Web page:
Posts Tagged ‘witchcraft’
Wizards are spell casters who learn the art of magic or sorcery through research and learning. It’s said you are not born a wizard, you become a wizard. You are born with the powers and mystical abilities that a wizard has, but to be a real wizard you have to become comfortable, skilled and not afraid to use those powers. Read the rest of this entry »
The modern stereotype of a witch is that she is an ugly, old woman with a hooked nose and pointed hat, riding a broomstick or stirring up a witches brew in a huge pot. In truth a witch is someone who practices magic as part of their religion or spiritual belief system, such as Wicca or Neo-paganism.
Witches worship nature and love the Earth; they do not worship Satan. That is a myth, just as much as the idea that witches are ugly and scary. Witches are beautiful and do no harm. They believe in the rule of three, understanding that everything we do comes back to us threefold.
The more we destroy the Earth, the more we destroy ourselves. A witch’s purpose is to save the Earth. Witches relish their wild nature and align themselves with the cycles of the earth and the phases of the Moon and the stars. Read the rest of this entry »
To be perfectly truthful, witch balls freak me out a little bit. I was in a room once where a whole bunch of those hollow spheres of colored glass were hanging from the ceiling… and they all started moving! There were no windows open, no fans, no air-conditioning, nothing in or around the room that could have caused the kind of movement I saw that day. But I’ve decided to confront my fears head on.
If you’ve never seen one, witch balls are semi-transparent glass orbs that look like Christmas ornaments. They typically hang in windows or gardens. Witch balls take on many different forms and names: gazing balls, garden globes, spirit balls, and so forth. What most people do not know is that they originate from an colorful legacy of legend, myth, magic and superstition. Read the rest of this entry »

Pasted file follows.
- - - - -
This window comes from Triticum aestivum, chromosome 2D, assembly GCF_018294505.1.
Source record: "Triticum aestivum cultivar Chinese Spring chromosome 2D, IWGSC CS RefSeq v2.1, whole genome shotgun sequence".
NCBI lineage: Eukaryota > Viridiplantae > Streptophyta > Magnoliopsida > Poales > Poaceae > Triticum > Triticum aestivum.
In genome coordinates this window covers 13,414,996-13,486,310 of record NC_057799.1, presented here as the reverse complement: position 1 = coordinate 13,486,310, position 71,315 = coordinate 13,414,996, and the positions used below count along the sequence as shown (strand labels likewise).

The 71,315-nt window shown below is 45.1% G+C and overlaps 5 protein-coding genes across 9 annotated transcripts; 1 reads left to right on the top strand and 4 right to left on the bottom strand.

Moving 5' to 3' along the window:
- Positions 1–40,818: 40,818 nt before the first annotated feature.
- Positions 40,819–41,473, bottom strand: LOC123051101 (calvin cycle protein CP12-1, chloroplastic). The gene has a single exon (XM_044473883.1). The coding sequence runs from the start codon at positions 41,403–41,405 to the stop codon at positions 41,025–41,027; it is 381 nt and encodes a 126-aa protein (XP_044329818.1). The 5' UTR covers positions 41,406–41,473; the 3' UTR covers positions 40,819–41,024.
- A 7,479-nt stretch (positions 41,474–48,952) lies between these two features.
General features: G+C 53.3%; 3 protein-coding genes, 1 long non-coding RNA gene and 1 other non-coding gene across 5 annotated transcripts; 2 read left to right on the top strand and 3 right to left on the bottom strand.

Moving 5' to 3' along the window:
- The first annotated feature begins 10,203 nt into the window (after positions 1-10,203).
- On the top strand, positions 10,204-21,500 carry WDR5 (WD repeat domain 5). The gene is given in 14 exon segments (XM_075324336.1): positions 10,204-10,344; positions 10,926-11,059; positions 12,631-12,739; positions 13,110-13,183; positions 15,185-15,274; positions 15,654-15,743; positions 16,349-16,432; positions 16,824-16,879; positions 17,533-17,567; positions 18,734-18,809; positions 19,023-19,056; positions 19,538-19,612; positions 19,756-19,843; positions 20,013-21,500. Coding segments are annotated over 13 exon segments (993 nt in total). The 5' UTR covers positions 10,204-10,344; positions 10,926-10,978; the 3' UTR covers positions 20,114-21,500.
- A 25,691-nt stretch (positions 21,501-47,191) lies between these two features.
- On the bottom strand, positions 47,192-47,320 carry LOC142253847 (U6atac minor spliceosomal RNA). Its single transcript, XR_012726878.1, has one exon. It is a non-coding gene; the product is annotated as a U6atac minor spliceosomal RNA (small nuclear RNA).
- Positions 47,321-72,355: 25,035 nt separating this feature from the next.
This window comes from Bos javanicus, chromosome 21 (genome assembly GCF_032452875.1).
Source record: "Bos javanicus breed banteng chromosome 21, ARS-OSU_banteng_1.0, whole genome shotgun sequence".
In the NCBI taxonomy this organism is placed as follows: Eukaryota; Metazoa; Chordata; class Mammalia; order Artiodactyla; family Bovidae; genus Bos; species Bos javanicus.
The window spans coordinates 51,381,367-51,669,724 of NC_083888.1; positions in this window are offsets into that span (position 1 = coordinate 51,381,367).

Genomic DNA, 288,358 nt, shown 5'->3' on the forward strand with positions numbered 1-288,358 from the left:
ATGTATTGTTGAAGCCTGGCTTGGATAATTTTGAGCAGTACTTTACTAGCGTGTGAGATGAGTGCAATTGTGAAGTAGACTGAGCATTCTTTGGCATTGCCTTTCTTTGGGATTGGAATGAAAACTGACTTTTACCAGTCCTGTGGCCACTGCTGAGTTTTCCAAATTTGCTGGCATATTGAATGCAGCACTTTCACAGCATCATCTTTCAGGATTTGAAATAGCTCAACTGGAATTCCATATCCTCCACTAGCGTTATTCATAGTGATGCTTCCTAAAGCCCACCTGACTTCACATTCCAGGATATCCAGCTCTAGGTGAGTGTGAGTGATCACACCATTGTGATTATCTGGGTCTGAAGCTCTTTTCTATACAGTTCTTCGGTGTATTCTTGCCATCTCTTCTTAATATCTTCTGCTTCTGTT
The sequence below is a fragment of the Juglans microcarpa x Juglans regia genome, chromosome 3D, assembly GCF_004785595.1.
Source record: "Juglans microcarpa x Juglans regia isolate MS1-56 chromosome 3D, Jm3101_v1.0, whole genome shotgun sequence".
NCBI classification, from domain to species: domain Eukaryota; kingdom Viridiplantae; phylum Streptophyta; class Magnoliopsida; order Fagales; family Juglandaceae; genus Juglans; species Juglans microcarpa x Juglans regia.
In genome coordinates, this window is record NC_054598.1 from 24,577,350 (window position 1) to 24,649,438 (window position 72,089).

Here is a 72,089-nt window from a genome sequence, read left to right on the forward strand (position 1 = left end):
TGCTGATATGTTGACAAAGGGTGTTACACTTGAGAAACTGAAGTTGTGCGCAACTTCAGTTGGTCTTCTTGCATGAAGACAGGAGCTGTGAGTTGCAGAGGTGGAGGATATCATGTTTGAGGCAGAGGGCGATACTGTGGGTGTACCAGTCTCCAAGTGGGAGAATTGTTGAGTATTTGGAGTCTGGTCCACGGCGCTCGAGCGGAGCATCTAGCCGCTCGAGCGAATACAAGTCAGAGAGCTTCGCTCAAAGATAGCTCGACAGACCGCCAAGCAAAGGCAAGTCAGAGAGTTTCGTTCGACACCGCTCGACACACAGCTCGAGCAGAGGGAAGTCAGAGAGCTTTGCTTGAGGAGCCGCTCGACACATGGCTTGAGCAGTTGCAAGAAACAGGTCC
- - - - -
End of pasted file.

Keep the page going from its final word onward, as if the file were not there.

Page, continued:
The black, glossy-winged raven has long fascinated humankind. Ravens in dreams, ravens perched ominously in trees, or spread across the fields. Ravenology, or the symbolism and meaning of the Raven, is found in many cultures.
Ravens themselves are thought to be the most intelligent of all birds. They can be taught to talk and often teach themselves simple words. They live in highly sophisticated family groups that spread out to forage during the day and return to the roost at night. Opportunists in nature, they feed off the dead to promote life, much like the Egyptian vulture. And like the vulture they represent rebirth and transformation. Read the rest of this entry »
A yellow butterfly guided me to Blanke Helle, or “Hel’s Pond” during a recent visit to Berlin, Germany. It darted ahead of me all the way from the bus stop in AlboinStraße, until I reached the entrance to the park where lies forgotten, and hidden from public notice, the ancient pagan site sacred to Hela, or Hel, the Norse-Germanic goddess of death and the underworld.